CHARLOTTE, NC – Exactly one year after her death, Lauren Seitz’s family filed a wrongful death lawsuit over a deadly amoeba she picked up during a trip to a North Carolina water park.
The 18-year-old died June 19, 2016, after she was exposed to Naegleria fowleri, an amoeba that can cause a rare and deadly brain infection. The lawsuit alleges that the water park, US National Whitewater Center, and its builder, Recreation Engineering and Planning Inc., were grossly negligent and reckless and should be held accountable.
The US National Whitewater Center said it does not “publicly discuss matters related to pending litigation” and Recreation Engineering and Planning did not return calls or e-mails seeking comment.
Seitz, a recent high school graduate from Westerville, Ohio, was on a music tour with 40 other members of Church of the Messiah. The group stopped at the US National Whitewater Center in Charlotte, North Carolina, for a cooldown.
According to its Facebook page, the center offers outdoor activities including whitewater rafting, biking and ziplines.
Seitz and her friends were whitewater rafting when the raft overturned, exposing her face and nose to the water, the lawsuit says.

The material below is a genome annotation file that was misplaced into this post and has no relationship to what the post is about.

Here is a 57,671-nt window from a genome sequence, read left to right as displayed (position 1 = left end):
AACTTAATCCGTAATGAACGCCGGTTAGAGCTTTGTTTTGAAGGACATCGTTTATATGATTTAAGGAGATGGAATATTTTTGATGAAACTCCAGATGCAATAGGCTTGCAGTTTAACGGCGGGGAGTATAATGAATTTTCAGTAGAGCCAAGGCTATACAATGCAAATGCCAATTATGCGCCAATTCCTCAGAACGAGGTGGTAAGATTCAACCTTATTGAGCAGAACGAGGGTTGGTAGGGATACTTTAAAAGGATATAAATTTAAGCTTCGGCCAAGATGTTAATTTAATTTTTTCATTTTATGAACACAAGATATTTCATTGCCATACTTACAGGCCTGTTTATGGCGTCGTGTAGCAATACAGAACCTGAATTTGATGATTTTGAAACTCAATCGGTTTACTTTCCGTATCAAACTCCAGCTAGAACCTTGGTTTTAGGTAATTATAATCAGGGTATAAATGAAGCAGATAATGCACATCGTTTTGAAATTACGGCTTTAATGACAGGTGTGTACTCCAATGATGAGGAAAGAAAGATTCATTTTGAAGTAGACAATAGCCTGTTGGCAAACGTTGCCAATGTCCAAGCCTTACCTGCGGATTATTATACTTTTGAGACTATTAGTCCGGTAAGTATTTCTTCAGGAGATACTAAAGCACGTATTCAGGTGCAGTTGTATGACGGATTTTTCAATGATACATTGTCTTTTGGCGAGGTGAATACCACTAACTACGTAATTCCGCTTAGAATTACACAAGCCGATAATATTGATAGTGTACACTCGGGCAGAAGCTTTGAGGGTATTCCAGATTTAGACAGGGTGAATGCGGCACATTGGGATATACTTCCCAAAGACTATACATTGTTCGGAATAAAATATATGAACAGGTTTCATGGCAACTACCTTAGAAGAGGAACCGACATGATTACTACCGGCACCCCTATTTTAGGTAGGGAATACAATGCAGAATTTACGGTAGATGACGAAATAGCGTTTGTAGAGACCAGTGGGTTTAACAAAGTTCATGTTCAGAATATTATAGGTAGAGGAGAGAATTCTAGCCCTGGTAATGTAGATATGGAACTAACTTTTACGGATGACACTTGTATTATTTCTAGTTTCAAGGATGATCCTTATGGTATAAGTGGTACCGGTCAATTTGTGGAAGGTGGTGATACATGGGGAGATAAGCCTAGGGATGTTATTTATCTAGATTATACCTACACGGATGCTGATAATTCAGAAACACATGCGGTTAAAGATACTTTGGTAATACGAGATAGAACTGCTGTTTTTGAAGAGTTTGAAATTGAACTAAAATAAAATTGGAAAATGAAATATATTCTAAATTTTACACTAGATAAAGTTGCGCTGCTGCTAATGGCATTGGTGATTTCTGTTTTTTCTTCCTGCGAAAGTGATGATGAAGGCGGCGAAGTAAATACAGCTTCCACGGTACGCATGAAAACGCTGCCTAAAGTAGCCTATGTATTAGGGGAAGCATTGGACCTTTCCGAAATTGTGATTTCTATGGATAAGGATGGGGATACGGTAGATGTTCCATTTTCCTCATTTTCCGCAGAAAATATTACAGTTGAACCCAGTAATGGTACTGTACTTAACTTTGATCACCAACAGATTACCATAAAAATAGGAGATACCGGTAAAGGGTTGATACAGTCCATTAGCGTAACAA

Seitz arrived back in Ohio a few days later but became ill. She was hospitalized and diagnosed with an infection caused by Naegleria fowleri.
She died 11 days after her whitewater trip.
The amoeba is commonly found in warm freshwater and soil, according to the Centers for Disease Control and Prevention. It also grows in pipes but not salt water such as oceans. It enters the nose and goes to the brain, where it causes swelling and death. Symptoms include headache, fever, vomiting, seizures and hallucinations.
The teen’s “only known underwater exposure was believed to be when riding in a raft with several others that overturned at the U.S. National Whitewater Center in Charlotte,” the North Carolina Department of Health and Human Services said at the time.
Water samples taken from the whitewater center shortly after her death tested positive for Naegleria fowleri, the CDC said.
“Our findings here are significant,” Dr. Jennifer Cope, an infectious disease physician at the CDC, said at the time. “We saw multiple positive samples at levels we’ve not previously seen in environmental samples.” The amoeba was probably able to grow to such concentrations because of the amount of dirt and debris in the water, which interfered with the effectiveness of the sanitation process, Cope said.
The water park closed for several weeks to work with officials after Seitz’s death.
“Lauren and other visitors had a higher likelihood of encountering Naegleria fowleri in the unregulated waters of the U.S. National Whitewater Center than they did by simply rafting in the nearby Catawba River,” the lawsuit says.
The lawsuit claims that the center failed to properly chlorinate and maintain its water or train its employees on the proper ways to regulate the facilities. The center displayed “a conscious disregard for the safety of its visitors, including Lauren,” the lawsuit says.
Colorado-based Recreation Engineering and Planning engineered the $37 million facility, according to its website.
The lawsuit says the water in the attraction was too shallow and the water filtration system wasn’t adequate to safeguard the public.